“Do you feel guilty?” said the Prosecuting counsel to the senior project manager during cross examination. The death of a contractor occurred six months previous at a construction site he was working at. It is now the job of the Coroner to establish who the person was who died, when it occurred, what happened to cause his death, and why i.e. causation. It will be up to other courts to bring either criminal or common law action about.
The question, “Do you feel guilty?” is loaded, and the Prosecution knows it. If the manager in the witness box answers “no” he’ll be made out as not caring. If he answers “yes” he’ll be led in self-apportioning at least part of the fault to himself. Either way, the Prosecution have a field day.
The mock court situation, as positioned above, was but a taste of the litigious reality of cross examination in court. The context for the mock court was contractor/sub-contractor safety management.
It seems the most important issues for the Prosecution are finding holes at various levels regarding things like:
o Competence: (i.e. in recruitment, training needs identification, the further training and development issues, and finally record keeping and checking) in determining the “fit” (or more appropriately, lack of fit) of the person.
o Contractor (and their contractor i.e. sub-contractor) selection: any links to lack of due process and rigour, including partiality. It will be found that it’s within the Principal’s control to know about various “sub-contractor” selection, and to then act accordingly. The selected contractors should know (without being led) what regulations, codes and standards apply to their work, and intimately. If they don’t, it’s a giveaway they’re not competent.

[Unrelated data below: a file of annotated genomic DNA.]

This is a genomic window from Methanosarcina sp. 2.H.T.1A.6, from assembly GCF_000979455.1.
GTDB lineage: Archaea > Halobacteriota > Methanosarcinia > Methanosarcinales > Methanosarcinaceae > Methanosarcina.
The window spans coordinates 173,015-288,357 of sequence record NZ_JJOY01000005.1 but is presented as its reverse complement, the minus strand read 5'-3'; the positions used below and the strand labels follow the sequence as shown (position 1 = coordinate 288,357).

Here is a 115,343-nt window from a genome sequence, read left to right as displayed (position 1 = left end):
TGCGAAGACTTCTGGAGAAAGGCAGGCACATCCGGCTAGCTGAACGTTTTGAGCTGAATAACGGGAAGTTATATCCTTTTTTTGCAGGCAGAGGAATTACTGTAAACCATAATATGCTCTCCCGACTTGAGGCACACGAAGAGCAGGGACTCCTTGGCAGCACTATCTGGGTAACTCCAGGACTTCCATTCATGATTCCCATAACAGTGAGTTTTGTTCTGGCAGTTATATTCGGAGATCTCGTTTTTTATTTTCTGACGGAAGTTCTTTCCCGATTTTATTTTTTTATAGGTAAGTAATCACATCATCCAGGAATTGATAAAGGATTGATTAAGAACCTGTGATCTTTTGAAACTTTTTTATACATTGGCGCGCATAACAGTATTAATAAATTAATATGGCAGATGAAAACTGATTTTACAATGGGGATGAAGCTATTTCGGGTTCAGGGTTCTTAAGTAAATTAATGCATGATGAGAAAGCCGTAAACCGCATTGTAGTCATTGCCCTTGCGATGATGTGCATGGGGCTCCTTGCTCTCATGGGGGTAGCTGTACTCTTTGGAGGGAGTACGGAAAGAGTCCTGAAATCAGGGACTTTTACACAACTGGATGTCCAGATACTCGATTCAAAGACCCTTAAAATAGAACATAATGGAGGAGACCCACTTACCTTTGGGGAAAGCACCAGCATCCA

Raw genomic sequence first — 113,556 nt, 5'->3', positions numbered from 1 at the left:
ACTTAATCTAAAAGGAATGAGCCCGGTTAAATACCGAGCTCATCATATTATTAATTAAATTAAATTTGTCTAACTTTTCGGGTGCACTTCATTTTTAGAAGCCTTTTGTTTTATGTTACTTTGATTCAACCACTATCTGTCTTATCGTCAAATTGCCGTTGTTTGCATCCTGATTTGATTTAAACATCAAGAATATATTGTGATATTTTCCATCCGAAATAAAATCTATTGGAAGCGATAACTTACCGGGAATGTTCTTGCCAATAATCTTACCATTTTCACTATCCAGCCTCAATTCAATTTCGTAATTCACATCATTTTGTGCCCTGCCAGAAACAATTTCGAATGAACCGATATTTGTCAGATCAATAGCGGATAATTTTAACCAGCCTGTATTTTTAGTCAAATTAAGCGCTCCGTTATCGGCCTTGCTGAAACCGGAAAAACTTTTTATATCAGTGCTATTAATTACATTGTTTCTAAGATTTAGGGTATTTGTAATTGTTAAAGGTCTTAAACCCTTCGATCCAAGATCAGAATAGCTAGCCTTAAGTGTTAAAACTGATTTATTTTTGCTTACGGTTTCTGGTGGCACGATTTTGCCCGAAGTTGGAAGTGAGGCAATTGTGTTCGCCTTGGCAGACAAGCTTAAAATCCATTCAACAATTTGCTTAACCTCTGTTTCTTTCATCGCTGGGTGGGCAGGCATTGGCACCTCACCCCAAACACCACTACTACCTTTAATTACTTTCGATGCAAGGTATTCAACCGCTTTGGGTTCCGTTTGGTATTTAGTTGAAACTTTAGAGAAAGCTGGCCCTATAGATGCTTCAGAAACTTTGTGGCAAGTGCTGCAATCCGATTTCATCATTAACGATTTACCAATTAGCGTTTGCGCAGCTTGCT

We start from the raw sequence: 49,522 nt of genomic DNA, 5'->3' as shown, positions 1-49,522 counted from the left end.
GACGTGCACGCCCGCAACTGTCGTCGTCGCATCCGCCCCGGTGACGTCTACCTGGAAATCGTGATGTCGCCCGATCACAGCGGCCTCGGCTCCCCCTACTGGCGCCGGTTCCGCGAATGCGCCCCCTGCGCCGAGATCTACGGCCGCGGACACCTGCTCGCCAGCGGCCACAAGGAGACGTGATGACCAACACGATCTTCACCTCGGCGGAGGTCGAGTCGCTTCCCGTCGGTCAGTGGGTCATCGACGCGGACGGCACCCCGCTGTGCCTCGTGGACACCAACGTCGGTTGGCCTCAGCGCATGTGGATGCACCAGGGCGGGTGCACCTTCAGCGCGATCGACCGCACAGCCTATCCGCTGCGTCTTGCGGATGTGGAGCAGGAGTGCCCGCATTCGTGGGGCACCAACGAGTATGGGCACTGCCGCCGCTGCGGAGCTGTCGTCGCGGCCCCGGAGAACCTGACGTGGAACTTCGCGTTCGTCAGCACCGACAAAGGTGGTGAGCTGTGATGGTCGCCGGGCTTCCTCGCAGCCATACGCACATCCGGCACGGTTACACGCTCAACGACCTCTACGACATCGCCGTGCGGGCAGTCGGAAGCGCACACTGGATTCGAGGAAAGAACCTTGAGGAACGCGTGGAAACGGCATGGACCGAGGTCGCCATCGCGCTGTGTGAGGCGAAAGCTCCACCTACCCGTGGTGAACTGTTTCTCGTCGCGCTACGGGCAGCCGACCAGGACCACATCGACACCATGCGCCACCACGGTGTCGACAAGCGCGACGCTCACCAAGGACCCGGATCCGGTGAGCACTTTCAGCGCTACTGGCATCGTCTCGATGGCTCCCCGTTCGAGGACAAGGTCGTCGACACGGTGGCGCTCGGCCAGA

o Auditing, Checking and Sampling: the Principal must satisfy themselves and (key word) ensure that independent specialised checks are made.
o The Principal’s Supervisor: needs to be very much aware of the fine line of legal control and responsibility. Regular supervisor “drop-in’s” are critical but the supervisor must be careful to only advise on the general issues of workplace safety and health. Specialist issues pertaining to the actual contractor’s work should be verified by the independent checks the Principal must have in place.
The moment the Principal’s supervisor gets involved in the detail of specialised work (which is contracted to a specialist contractor) is the moment the Principal assumes a level of control over that work they’ve reasonably contracted out (and transferred to some extent the risk on).
o Competent Supervision: What makes a supervisor “competent”? We’d expect there to be quite deep questioning in establishing whether supervisors are actually competent, to the level of detail of the minute tasks involved at the moment of (and moments leading up to) the death.
o Human Error: The Principal must reasonably cater for foreseeable human error by creating the systems to mitigate the consequences from same. Systems must deal with human frailties–these are the very things that unravel in coronial inquests–a “rigid/embedded safety system” that did not prevent serious harm. Management systems must deal effectively with deviation.
o Labour Hire: There must be a comprehensive understanding at the level of the Principal as to how the arrangements regarding consultation and communication are made. Sound change management practice is vital with labour hire.
o Fundamental & Stylised Risk Assessments: These should be fashioned and customised to each and every contractor, and the assessment should take place prior to work commencing.